St. Louis Browns
Washington Senators

and in the NL:

Boston Braves
Brooklyn Dodgers
Chicago Cubs
Cincinnati Reds
New York Giants
Philadelphia Phillies
Pittsburgh Pirates
St. Louis Cardinals



The Philadelphia Athletics were the year's World Series Champions. After winning 102 games to finish the regular season with the best record in baseball, they defeated the NL Champion St. Louis Cardinals in six games to win the World Series for the second year in a row. George Earnshaw threw a complete game to win Game 6 and clinch the series, giving up one run on five hits and striking out six. Earnshaw won two games in the series for the Athletics; the other two were won by Lefty Grove, who also won the Major League Triple Crown during the regular season with 28 wins, 209 strikeouts and a 2.54 ERA in 291 innings. And the manager of these Philadelphia A's: none other than Connie Mack. He was only 67 at this point, though.

Elsewhere during the regular season, Hack Wilson of the Chicago Cubs led the Majors with 56 home runs and 191 RBI. The 56 home runs set a National League record that stood for 68 years; the 191 RBI are a Major League record that stands to this day, and likely will stand long into the future. His .356 average wasn't enough to win him the batting Triple Crown, though; in fact, it was 8th in the NL. The owner of the best average in baseball was Bill Terry of the New York Giants: along with 23 home runs and 129 RBI, Terry finished the season with a batting average of .401. He is the last National League player to hit .400.



So, 1930 was a fairly eventful year in baseball. A few final facts about the year: Hall of Famers Luke Appling, Dizzy Dean, Lefty Gomez, and Hank Greenberg all made their debuts in 1930, while Pete Alexander, Dave Bancroft, Eddie Collins, and George Sisler played their final Major League games. The Cubs had the highest average attendance during the regular season at 18,527, while the Browns had the lowest, with an amazing average attendance of 1,950. The ground rule double was first implemented by the American League in 1930, but in the National League, a ball bouncing over the outfield wall was still counted as a home run (the NL implemented the rule in 1931). And finally, one other notable 1930 birth: George Steinbrenner was born on July 4.

Thursday, June 23, 2011

Santos Win Copa Libertadores; Brawl Ensues

"Esto es Sudamerica, señores. Esto es Sudamerica." These were the words of the commentator for Fox Sports at the end of the match between Santos (of Brasil) and Peñarol (Uruguay) on Wednesday night. Santos had just won the Copa Libertadores, the most important club tournament in South American football, in front of their home fans. But instead of it being a joyous scene, the moment was marred by a brawl that broke out amongst players, coaches, fans, and basically anyone who was on the field at the time.

This was the scene following the final whistle:



It apparently all started when some fans of Santos ran onto the field and provoked the Peñarol players; the players did not handle the situation professionally. "Qué lástima, realmente," said the commentator. I couldn't agree more.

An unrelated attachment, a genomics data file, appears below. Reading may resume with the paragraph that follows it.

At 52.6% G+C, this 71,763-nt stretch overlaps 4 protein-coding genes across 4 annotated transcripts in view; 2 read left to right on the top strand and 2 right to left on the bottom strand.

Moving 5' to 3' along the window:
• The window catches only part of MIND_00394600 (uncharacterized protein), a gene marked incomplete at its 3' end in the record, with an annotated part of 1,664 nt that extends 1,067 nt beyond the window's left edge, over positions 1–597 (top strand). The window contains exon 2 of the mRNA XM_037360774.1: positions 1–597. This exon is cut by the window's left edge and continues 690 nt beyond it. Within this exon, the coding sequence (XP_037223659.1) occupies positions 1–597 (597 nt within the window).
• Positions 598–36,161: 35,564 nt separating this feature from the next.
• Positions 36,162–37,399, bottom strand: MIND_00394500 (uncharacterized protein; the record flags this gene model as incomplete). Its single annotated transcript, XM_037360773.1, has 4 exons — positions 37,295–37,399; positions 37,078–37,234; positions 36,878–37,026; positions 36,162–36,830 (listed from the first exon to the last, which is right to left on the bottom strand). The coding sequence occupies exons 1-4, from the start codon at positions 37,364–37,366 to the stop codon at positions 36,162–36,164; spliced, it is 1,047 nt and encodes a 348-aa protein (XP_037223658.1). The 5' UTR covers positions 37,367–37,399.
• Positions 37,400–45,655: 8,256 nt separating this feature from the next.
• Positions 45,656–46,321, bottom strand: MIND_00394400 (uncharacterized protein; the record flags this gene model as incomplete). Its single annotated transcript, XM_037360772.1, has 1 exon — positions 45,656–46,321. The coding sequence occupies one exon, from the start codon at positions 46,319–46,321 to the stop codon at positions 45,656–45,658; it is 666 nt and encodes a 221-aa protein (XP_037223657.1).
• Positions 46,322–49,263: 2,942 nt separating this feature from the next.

Mets Win on Bases Loaded HBP; Baseball Gods Smile



Last week, the Mets suffered a painful extra-innings loss to the Atlanta Braves on a balk-off. Wednesday night, they got redemption: A's pitcher Brad Ziegler hit Justin Turner with the bases loaded, and the Mets won in extra innings on a hit-by-pitch-off. Almost gives the impression that the baseball gods do have a sense of fairness, until you remember the Cubs.

Tuesday, June 21, 2011

Great Ejections in Baseball History: "He's taking the bag home!"

I came across this video on YouTube, and I liked it so much I decided to post it here.



Definitely one of the best post-ejection scenes I've seen. What I think makes this video so good, though, is the commentator's giddy depiction of the proceedings, in his thick Boston accent.

Long live Butch Hobson.

Sunday, June 19, 2011

Albert Belle Apparently Justified in Decking Fernando Viña on the Basepaths

Just something that caught my attention during ESPN's broadcast of the Yankees-Cubs game on Sunday night: sometime during the middle innings, commentators Dan Shulman, Orel Hershiser and Bobby Valentine came onto a discussion (I can't remember how) of a 1996 incident on the basepaths involving a collision between the Cleveland Indians' Albert Belle and Fernando Viña of the Milwaukee Brewers. Regarding the collision, Hershiser stated that Belle had done the right thing as a runner, and Viña the right thing as a fielder, and that the result (Viña lying on his back on the infield) was just a matter of Belle being a larger man than Viña.

Here is the incident in question:



Clearly, the right thing to do when running from first to second on a ground ball on the infield is to elbow the second baseman in the face.

Saturday, May 21, 2011

The Four MLB Ballparks That Need to Not Be MLB Ballparks

Thankfully, in recent years, there has been a renaissance of beautiful new ballparks, and many of baseball's most objectionable venues have met their demise. However, a few (four, in my view) of these atrocities still remain in the Majors, much to the chagrin of myself and, presumably, baseball purists everywhere. To be fair, I've never been to any of these ballparks (nor do I particularly want to), but they do make my TV viewing experience less enjoyable. My negative judgments are based primarily on the presence of artificial turf, domes, and ballparks that are actually football stadiums. Feel free to respond with your thoughts in the comments.



4. Overstock.com Coliseum, Oakland, CA
First of all, this place is called the Overstock.com Coliseum. Well, no; maybe that's not first of all. First of all is that this is a football stadium, and watching a baseball game here is painful. Especially when there are 63,000 seats and the A's pull in 17,511 (2010 average attendance). I also hate the 50 miles of foul territory on the first and third base sides.



3. Sun Life Stadium, Miami, FL
At least this one won't be a Major League ballpark much longer. This building has 75,000 seats; the Marlins' average attendance in 2010 was 18,953.



2. Rogers Centre, Toronto, ON
While the former SkyDome does have a retractable roof, it's still a dome, and it's cursed by the #1 most damning feature a ballpark can have, artificial turf. It's also too round and symmetrical.



1. Tropicana Field, St. Petersburg, FL
I don't think any explanation is needed for this one. The turf, the lighting, the roof, the friggin catwalks. Please, for the love of god, will someone tear this place down so I don't have to watch the Red Sox play ten games here every year.